Some of that would be buzzing in my inner self as Danny Harrington, eyes closed, late in the program plumbed the depth and caressed the upper range of his baritone sax to the swish, swish of Les Harris Jr.’s brushes, Jack Senier’s sensitive touch on the Steinway and Mark Carson’s gently roving bass.
Prior to that, Danny Harrington had spoken of all that Les had meant to him when he, as a young man with an exaggerated opinion of his ability, was set aright by Les as to how far he had to go and what it would take to get there.
Having made that extended journey by meeting Les’ goals, he too, would come to teach others at Berklee.
The program would have been incomplete if Les Senior hadn’t played, but topping even that was the performance of bassist Aubrey Harris, his 16-year-old granddaughter, who played a set with her father, Les Jr.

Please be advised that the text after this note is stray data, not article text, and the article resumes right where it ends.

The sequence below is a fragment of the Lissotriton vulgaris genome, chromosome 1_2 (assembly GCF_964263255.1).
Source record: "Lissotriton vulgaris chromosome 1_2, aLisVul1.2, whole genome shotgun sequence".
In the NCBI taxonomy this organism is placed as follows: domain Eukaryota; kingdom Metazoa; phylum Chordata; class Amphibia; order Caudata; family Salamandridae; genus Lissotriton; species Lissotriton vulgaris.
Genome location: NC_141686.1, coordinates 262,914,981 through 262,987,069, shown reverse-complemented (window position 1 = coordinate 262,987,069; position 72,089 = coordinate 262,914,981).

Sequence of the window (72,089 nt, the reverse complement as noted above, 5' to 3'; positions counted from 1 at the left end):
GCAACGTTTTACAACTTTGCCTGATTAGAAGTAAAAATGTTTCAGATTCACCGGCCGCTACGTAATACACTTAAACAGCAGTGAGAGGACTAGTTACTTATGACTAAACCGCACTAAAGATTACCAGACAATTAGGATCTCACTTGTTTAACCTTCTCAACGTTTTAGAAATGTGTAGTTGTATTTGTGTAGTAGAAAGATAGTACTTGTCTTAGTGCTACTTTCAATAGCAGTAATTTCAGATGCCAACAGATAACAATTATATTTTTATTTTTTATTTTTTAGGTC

Both father and grandfather, mother Annie and grandmother Janet, and I suspect everyone else in addition to myself, was grinning ear to ear through the set, and exploded with applause when it ended.
Well they might have.
Aubury Harris will be a freshman at Berklee with a full scholarship a year from now.
Given what her father and grandfather brought to Berklee, as well as her current ability, she was welcomed with open arms.
What her grandfather has brought to Newburyport’s musicians, old and young, has resulted in an honoring plaque that will find its way to a suitable public setting.
That all of that could be an outcome of the celebration of Jonathan and Betsy Woodman’s 50th wedding anniversary gratifyingly is truly for the ages.
Bill Plante is a Newbury resident and staff columnist. His e-mail address is firstname.lastname@example.org.